Too Much or Not Enough?

Ms. H is retired now, enjoying time with her family and playing her favorite Facebook games whenever she wants to. But when Ms. H was still working, one of her important roles was registration, helping students choose the classes they “wanted” (or “needed”) for the next school year.  According to Ms. H, They had a requirement for her to meet individually with every student, so Ms. H spent several weeks each spring, starting around now, pulling two of those one-piece student desks out of Ms. X or Mr. Y’s classroom, calling a student at a time out into the hallway with her, and painstakingly “going over”  course selections with them.  And yet, despite all her time and care, there were always “schedule problems.”  Promised classes couldn’t be offered, or new ones showed up at the last minute, and even when that didn’t happen, students and families still requested schedule changes, and much to Ms. H’s dismay, those requests were frequently granted by Greater Powers Than She.  “It was just too much,” she told me when she retired.  “I just couldn’t do it anymore.”

“It was just too much,” a Local Power said, referring to Ms. H’s process and describing the much simpler system in place for this year.  “We’ll meet with them by grade levels, distribute the materials, have them take the materials home to their families, and make appointments with anyone who has questions or needs to talk.”  And when I heard that phrase too much, I thought of Ms. H, and then I started thinking about things that are too much but not enough at the same time.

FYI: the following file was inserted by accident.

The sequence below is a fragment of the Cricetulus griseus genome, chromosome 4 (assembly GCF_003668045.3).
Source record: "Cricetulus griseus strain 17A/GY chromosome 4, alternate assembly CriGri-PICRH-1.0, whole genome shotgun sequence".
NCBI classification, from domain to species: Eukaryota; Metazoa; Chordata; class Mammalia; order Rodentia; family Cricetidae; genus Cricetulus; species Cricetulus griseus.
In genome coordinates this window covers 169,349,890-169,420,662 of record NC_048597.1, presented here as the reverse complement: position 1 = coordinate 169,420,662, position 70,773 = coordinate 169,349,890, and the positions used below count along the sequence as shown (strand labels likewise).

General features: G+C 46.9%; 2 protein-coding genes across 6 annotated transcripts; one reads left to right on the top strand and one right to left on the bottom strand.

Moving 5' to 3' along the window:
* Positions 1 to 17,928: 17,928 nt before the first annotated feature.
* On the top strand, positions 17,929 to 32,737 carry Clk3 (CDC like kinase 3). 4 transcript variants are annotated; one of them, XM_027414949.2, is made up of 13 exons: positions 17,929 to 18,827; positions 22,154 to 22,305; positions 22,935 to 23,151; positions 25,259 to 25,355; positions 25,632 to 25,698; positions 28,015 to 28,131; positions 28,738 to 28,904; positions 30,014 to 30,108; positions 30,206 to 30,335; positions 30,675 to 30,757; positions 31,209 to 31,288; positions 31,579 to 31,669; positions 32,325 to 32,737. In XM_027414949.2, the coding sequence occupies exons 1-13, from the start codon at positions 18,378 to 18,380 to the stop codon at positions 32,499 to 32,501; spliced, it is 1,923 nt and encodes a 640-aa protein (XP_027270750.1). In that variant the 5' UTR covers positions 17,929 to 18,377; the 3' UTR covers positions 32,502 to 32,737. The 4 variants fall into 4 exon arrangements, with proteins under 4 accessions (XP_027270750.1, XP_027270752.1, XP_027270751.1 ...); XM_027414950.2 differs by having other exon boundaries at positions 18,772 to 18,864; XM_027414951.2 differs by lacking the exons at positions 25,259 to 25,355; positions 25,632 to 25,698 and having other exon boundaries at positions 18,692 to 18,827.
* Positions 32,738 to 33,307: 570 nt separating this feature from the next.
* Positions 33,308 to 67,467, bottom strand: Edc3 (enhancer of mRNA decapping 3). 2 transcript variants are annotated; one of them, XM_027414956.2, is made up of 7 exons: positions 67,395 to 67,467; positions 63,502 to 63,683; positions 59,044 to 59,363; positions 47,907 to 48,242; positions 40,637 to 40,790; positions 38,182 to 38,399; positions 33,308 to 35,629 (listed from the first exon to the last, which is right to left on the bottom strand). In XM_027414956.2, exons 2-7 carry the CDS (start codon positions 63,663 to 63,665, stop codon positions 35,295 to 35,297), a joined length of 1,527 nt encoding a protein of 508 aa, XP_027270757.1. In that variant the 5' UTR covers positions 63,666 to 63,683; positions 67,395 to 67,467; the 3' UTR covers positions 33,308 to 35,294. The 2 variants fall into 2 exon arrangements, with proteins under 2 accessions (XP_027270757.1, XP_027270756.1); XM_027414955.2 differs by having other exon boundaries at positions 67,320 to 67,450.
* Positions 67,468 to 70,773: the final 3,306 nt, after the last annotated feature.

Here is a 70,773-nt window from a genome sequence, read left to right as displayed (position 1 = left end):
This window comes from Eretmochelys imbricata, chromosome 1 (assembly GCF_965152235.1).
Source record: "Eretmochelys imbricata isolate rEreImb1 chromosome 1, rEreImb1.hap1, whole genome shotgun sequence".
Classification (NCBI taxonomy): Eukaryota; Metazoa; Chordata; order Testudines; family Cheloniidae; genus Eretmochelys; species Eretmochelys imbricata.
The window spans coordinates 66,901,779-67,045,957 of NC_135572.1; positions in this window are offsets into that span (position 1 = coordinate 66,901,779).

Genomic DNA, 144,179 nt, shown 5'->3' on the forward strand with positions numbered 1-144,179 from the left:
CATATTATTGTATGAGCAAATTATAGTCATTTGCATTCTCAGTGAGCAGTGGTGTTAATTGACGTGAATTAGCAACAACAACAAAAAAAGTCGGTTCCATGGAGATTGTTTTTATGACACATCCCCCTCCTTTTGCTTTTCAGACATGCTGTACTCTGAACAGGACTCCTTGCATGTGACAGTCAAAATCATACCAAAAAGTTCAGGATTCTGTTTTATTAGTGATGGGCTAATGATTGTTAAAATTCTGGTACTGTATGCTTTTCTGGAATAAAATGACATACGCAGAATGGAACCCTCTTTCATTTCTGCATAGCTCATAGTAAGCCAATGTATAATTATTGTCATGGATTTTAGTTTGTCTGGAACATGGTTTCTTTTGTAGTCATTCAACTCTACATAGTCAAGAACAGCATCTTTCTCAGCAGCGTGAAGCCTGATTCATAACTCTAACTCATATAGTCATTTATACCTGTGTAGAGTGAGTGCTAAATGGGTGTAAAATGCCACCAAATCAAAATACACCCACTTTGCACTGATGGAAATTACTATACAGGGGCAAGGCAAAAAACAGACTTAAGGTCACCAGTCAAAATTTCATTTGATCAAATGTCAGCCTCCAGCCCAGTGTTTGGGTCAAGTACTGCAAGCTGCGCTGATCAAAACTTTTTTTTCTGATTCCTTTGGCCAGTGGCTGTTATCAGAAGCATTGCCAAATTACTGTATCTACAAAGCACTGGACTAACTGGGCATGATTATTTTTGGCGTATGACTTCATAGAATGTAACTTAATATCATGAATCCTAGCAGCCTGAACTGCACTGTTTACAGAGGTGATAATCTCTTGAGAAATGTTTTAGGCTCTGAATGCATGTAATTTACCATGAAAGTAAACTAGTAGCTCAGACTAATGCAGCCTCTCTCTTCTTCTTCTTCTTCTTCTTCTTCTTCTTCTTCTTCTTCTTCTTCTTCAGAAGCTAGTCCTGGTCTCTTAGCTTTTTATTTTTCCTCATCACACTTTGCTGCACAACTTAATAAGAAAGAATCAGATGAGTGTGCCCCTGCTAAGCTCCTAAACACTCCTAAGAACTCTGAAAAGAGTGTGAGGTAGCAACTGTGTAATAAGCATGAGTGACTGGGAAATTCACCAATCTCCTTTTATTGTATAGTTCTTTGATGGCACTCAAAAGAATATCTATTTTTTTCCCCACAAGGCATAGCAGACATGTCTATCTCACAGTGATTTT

There are a lot of things like that in factory-school structures when you start looking closely.

Ms. D and I were talking about the push for college and career readiness the other day, and about how unprepared so many of our current senior “babies” (her term) are for the Outside World that faces them in a few months.  Ms. D is glad that there’s some career and college major guidance that comes with the score reports for some Big Standardized Tests, but she’s concerned because there’s “not enough time” to go over the reports in detail when students receive them.  That’s what the advisory groups were originally intended for, of course, but their meetings aren’t usually scheduled around the distribution of such reports, and even when they are, the advisory teachers don’t get the training and guidance Ms. X or Mr. Y would need to help their students interpret such reports.  And even if they did, would Ms. X and Mr. Y do the interpretation?  Or would they just hand out the reports, tell their students to “get busy,” and return to their typical pattern of … whatever they typically do during the advisory periods?

If you asked, Ms. X and Mr. Y would certainly say it was too much for them to be asked to help students interpret such reports, anyway.  “I’m not a guidance counselor,” One Ms. X said bitterly, a few years ago, when Some Power had directed her to do something similar.  “I’m a teacher, and I have a lot to do, and I don’t have any training, and there’s too much to cover in my classes anyway.”  But what Ms. X sees as far too much, many of her students see as not enough … and not even close to enough, it seems, when you ask them after you’ve built some trust and community together.